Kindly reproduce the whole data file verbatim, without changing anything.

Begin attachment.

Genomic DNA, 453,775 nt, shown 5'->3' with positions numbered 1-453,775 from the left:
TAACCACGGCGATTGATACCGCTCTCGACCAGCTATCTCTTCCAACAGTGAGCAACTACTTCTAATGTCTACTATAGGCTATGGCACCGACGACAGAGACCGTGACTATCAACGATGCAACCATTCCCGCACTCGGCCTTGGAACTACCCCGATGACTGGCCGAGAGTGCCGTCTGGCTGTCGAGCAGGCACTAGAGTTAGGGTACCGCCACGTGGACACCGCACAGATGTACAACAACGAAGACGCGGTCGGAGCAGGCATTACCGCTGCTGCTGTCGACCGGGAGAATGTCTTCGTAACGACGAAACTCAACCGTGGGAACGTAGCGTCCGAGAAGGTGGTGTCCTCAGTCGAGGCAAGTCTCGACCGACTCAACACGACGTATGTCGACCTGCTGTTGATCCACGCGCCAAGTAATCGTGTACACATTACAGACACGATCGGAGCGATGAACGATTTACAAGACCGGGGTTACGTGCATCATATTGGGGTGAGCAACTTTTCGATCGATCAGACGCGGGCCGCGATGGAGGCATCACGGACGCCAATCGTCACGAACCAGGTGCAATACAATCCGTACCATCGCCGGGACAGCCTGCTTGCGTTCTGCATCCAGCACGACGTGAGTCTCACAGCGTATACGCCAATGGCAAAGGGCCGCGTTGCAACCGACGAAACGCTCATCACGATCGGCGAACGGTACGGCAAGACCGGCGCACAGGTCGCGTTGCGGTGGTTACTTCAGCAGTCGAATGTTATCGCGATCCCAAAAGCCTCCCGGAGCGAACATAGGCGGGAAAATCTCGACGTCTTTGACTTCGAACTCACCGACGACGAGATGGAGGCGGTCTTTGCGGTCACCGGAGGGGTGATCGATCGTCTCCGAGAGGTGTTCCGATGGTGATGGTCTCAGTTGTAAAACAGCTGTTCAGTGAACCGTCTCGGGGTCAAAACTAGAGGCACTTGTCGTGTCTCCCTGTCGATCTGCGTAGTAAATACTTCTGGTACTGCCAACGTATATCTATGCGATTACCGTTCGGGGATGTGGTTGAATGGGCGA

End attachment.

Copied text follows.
Genomic DNA, 453,775 nt, shown 5'->3' with positions numbered 1-453,775 from the left:
TAACCACGGCGATTGATACCGCTCTCGACCAGCTATCTCTTCCAACAGTGAGCAACTACTTCTAATGTCTACTATAGGCTATGGCACCGACGACAGAGACCGTGACTATCAACGATGCAACCATTCCCGCACTCGGCCTTGGAACTACCCCGATGACTGGCCGAGAGTGCCGTCTGGCTGTCGAGCAGGCACTAGAGTTAGGGTACCGCCACGTGGACACCGCACAGATGTACAACAACGAAGACGCGGTCGGAGCAGGCATTACCGCTGCTGCTGTCGACCGGGAGAATGTCTTCGTAACGACGAAACTCAACCGTGGGAACGTAGCGTCCGAGAAGGTGGTGTCCTCAGTCGAGGCAAGTCTCGACCGACTCAACACGACGTATGTCGACCTGCTGTTGATCCACGCGCCAAGTAATCGTGTACACATTACAGACACGATCGGAGCGATGAACGATTTACAAGACCGGGGTTACGTGCATCATATTGGGGTGAGCAACTTTTCGATCGATCAGACGCGGGCCGCGATGGAGGCATCACGGACGCCAATCGTCACGAACCAGGTGCAATACAATCCGTACCATCGCCGGGACAGCCTGCTTGCGTTCTGCATCCAGCACGACGTGAGTCTCACAGCGTATACGCCAATGGCAAAGGGCCGCGTTGCAACCGACGAAACGCTCATCACGATCGGCGAACGGTACGGCAAGACCGGCGCACAGGTCGCGTTGCGGTGGTTACTTCAGCAGTCGAATGTTATCGCGATCCCAAAAGCCTCCCGGAGCGAACATAGGCGGGAAAATCTCGACGTCTTTGACTTCGAACTCACCGACGACGAGATGGAGGCGGTCTTTGCGGTCACCGGAGGGGTGATCGATCGTCTCCGAGAGGTGTTCCGATGGTGATGGTCTCAGTTGTAAAACAGCTGTTCAGTGAACCGTCTCGGGGTCAAAACTAGAGGCACTTGTCGTGTCTCCCTGTCGATCTGCGTAGTAAATACTTCTGGTACTGCCAACGTATATCTATGCGATTACCGTTCGGGGATGTGGTTGAATGGGCGA